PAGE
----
Terry Herndon

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Terry Herndon ...

Democratic Agenda/Socialist Caucus

For groups and organizations seeking radical social change within the Democratic Party, the National Convention of 1980 had at least one historic first - formation of a Socialist Caucus of delegates. Organized by the Democratic Socialist Organizing Committee and by the Democratic Agenda which was DSOC's cadre and supporters within the Democratic Party and was based in DSOC' s New York office and at 1730 M Street, NW, Washington, DC. Some 31 delegates and alternates from twelve states and Democrats Abroad attended the Socialist Caucus.

As a preliminary to the convention's Socialist Caucus meeting, , indeed as a "building event" and as a continued show of support for Senator Edward Kennedy (D-MA), the Democratic Agenda sponsored a convention rally at New York's Town Hall. The speakers included Herman Badillo, Julian Bond, Fran Bennick, Harry Britt, Cesar Chavez, Rep. John Conyers (D-MI}, Douglas Fraser, Murray Finley, Michael Harrington, Terry Herndon, Ruth Jordan, Ruth Messinger, Eleanor Smeal, Gloria Steinem and William Winpisinger.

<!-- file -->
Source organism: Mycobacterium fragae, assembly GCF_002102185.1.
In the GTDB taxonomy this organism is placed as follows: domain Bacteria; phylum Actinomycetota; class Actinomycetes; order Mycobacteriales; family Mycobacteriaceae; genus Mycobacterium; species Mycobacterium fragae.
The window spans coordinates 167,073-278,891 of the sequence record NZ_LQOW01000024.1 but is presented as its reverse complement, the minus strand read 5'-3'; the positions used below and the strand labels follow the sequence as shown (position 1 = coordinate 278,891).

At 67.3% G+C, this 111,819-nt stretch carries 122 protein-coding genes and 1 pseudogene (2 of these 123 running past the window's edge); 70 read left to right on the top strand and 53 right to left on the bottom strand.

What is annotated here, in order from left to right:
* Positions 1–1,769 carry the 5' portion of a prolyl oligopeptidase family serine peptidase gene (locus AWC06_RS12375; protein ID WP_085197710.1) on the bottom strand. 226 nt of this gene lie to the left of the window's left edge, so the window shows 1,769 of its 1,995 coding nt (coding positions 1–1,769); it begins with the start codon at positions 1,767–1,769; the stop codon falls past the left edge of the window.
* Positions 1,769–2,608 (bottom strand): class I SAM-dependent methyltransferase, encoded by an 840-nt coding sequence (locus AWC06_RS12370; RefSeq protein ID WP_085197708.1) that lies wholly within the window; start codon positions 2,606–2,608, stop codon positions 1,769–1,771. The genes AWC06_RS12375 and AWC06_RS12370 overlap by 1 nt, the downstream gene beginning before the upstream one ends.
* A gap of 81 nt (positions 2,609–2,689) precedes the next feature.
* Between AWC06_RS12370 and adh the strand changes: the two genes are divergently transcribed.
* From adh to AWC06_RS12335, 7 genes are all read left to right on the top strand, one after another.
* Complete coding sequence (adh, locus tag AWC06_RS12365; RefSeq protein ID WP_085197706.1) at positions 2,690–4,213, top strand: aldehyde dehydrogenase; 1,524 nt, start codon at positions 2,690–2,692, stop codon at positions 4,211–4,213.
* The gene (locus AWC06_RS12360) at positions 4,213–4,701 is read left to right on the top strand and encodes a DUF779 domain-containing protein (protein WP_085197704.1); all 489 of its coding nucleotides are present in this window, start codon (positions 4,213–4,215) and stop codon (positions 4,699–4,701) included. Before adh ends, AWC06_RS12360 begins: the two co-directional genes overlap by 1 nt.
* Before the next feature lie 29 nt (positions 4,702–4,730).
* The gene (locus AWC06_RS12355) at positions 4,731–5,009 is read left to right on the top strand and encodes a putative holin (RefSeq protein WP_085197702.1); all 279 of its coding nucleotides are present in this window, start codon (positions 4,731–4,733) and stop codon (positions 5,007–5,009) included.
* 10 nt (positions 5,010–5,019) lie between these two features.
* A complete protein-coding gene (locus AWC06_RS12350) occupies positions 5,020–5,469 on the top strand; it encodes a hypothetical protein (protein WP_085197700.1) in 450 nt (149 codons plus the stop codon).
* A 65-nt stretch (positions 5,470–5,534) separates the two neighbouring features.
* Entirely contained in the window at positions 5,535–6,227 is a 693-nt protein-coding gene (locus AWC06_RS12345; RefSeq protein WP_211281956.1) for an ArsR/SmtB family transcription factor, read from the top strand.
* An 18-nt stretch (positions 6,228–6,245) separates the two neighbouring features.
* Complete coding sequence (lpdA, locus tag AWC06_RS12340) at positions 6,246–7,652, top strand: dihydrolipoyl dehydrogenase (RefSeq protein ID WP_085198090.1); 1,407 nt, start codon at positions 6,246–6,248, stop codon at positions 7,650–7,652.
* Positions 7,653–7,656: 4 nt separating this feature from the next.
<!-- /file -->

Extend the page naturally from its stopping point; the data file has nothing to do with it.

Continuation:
DSOC works within the Democratic Party, said Harrington, because of the party's relationships with organized workers, blacks, feminists, environmentalists and other "progressive groups."

The Socialist Caucus circulated a list of convention delegates who were caucus members, including;[1]


In 1981 Terry Herndon was a Vice President of Independent Voters of Illinois-Independent Precinct Organization[2].

Institute for Policy Studies

Terry Herndon was a member[3]of the Institute for Policy Studies 20th Anniversary Committee, which organized an April 5, 1983, reception at the National Building Museum, Washington DC attended by approximately 1,000 IPS staffers and former staff.

In 1993 Terry Herndon was listed[4] among former "Trustees" of the Institute for Policy Studies, Washington DC.



  1. Information Digest, Septemer 19, 1980, p 333
  2. IVI-IPO Letterhead July 23 1981
  3. Information Digest April l5, 1983 p77-79
  4. Institute for Policy Studies 30th Anniversary brochure